Best Beloved

Kevin Brownlow

  • Chaplin: His Life and Art by David Robinson
    Collins, 792 pp, £15.00, March 1985, ISBN 0 00 216387 X

The day has passed, thank heaven, when a film historian can read five books and write the sixth. In the bad old days this was often the case, particularly when the subject was Charlie Chaplin. Some writers described the early films without even seeing them. But that is nothing compared to the people who pretended to have worked with Chaplin. I once interviewed a celebrated American comedian who claimed to have been a child actor with Chaplin in Tillie’s Punctured Romance (1914). Half-way through, I realised that the man was making it all up. Not only was he lying about the part he played – he had not even taken the precaution of seeing the film he was talking about.

It is hardly surprising that Chaplin’s life has been surrounded by myth – and the mistakes and misunderstandings have been perpetuated in one book after another. It makes one ashamed to be a film historian. But film history has recently been given an injection of seriousness. It has been raised from the level of nostalgia and trivia by four new biographies: Richard Koszarski’s Erich von Stroheim, Roger Icart’s Abel Gance (in French – still searching for an English publisher), Richard Schickel’s D. W. Griffith and now David Robinson’s Chaplin. All have one vital quality in common, and are preceded in this respect by Alexander Walker’s book on Garbo: they depend far less upon books of film history than upon first-class and first-hand research. Instead of a furtive glance at Terry Ramsaye’s A Million and One Nights, everyone’s favourite source book, these authors have tracked down studio files, personal letters and unpublished scenarios. And all of them accept their subjects as human beings rather than heroes, their defects just as worthy of investigation, and just as likely to have affected their work, as the superhuman qualities which won them their reputation in the first place. It takes something of the tenacity and discipline exercised by the men themselves to write such impressive books about them.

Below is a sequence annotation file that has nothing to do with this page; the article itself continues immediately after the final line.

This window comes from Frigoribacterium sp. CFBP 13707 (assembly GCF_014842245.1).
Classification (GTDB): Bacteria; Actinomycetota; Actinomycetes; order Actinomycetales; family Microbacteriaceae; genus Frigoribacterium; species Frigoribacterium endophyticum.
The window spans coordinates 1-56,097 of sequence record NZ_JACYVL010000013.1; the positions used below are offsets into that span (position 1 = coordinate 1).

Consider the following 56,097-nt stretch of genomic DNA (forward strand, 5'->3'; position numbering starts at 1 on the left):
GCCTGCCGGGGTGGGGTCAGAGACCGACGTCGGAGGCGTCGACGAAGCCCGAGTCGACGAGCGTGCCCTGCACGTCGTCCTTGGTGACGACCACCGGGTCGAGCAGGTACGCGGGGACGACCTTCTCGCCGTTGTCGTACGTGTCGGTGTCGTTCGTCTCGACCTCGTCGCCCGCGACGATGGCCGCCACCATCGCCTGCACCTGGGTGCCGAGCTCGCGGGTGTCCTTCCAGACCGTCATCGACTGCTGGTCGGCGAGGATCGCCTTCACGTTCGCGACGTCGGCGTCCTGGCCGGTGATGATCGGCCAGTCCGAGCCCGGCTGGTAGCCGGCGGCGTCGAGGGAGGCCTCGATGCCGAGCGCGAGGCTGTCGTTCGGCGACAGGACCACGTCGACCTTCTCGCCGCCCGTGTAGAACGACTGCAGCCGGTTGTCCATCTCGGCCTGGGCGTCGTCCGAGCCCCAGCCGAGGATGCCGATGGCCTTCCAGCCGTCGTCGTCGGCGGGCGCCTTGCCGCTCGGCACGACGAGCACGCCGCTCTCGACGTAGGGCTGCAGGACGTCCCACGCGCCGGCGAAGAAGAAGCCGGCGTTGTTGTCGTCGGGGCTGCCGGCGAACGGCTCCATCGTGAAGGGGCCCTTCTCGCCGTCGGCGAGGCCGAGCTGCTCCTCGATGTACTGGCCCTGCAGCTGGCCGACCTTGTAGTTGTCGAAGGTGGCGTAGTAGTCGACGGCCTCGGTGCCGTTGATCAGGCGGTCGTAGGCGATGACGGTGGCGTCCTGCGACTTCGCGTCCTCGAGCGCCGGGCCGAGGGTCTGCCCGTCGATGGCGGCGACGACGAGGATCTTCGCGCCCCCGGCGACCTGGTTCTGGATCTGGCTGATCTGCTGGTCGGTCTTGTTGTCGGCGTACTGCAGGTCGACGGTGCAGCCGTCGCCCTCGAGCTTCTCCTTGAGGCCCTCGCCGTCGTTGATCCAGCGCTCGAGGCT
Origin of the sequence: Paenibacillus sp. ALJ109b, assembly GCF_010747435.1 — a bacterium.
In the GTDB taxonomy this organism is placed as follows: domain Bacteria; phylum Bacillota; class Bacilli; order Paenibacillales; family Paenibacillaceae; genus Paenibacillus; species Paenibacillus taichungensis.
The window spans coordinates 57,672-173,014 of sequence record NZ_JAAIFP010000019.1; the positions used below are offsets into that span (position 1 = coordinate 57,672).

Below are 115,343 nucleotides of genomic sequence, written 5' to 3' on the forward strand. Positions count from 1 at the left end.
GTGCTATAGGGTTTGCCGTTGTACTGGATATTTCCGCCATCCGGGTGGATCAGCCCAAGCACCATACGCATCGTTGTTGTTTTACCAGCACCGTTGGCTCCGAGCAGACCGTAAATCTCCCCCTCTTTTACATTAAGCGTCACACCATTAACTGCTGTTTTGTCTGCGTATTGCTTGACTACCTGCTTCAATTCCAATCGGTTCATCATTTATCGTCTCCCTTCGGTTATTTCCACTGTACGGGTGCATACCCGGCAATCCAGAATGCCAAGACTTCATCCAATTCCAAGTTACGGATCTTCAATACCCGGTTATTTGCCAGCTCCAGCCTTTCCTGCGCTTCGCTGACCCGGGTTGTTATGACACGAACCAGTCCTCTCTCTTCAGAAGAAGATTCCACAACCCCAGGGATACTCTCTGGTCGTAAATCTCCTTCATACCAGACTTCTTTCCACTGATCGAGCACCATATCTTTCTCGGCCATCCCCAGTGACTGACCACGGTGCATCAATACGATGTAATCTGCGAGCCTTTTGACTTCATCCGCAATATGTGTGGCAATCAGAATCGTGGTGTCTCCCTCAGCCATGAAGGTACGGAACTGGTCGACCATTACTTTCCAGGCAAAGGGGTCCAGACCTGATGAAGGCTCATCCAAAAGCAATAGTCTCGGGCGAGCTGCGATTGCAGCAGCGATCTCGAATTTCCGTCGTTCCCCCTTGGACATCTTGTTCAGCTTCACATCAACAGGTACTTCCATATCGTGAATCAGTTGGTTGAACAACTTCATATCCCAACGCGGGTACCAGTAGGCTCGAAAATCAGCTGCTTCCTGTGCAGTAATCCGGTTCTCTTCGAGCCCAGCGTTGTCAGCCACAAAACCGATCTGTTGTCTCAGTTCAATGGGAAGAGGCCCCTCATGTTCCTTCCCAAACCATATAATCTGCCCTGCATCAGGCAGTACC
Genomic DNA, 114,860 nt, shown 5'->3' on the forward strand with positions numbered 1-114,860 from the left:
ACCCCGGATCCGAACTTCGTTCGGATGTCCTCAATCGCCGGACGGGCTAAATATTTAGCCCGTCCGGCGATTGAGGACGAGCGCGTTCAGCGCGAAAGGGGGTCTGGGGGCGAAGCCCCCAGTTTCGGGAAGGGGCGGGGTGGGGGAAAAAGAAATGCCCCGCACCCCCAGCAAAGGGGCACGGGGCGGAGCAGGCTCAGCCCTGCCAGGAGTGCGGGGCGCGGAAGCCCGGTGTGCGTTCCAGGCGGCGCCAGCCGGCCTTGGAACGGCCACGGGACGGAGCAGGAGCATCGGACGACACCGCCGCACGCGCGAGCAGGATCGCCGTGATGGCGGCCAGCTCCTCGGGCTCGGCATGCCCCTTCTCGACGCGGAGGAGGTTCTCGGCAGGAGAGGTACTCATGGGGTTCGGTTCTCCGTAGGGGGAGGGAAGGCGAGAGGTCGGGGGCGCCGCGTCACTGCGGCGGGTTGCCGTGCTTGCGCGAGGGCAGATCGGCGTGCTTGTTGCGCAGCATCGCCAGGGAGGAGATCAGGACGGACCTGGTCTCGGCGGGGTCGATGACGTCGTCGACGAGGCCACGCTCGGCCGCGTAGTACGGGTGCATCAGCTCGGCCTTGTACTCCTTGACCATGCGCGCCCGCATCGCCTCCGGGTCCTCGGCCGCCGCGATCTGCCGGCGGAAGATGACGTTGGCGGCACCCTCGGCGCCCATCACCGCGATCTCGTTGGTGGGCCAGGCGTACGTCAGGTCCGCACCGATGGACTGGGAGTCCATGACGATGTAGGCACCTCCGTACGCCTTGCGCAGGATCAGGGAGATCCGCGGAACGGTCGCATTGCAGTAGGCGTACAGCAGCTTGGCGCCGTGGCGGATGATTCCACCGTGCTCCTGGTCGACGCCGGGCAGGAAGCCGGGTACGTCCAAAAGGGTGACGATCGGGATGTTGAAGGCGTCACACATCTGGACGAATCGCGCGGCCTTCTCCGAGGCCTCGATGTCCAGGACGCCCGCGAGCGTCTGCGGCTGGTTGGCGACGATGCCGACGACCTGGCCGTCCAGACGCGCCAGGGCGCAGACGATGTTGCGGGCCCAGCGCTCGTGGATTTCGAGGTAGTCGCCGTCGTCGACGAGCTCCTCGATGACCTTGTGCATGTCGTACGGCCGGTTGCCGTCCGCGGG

David Robinson has chosen to scale an unconquered peak. I remember that when David Gill and I were allowed into the Chaplin archive at Vevey, Switzerland, to examine the stills and documents for our Thames Television programme Unknown Chaplin, we agreed that if there was one man in the world we did not envy it was David Robinson. He may have chosen a fascinating subject, but to marshal the facts, to make sense of them and to produce a readable and entertaining book was like climbing Everest without oxygen. He was faced with a staggering amount of material. More has been written about Chaplin than about any other entertainment figure. In the archive, there were eight vast press books on Chaplin’s Mutual period (1916-17) alone. Newspaper cuttings covered every inch of every page, mounted ten and twenty thick; when you lifted one, there was another mass of print beneath.

I have a strong fellow feeling for Robinson, because I tried writing a book on Chaplin myself. Not a biography, but an account of how we made Unknown Charlie, how the footage was found and what it revealed. I found it a thoroughly depressing experience, because, despite all the fresh material, there was no way I could avoid tramping over the same ground covered by the few hundred authors who had already written on Chaplin.

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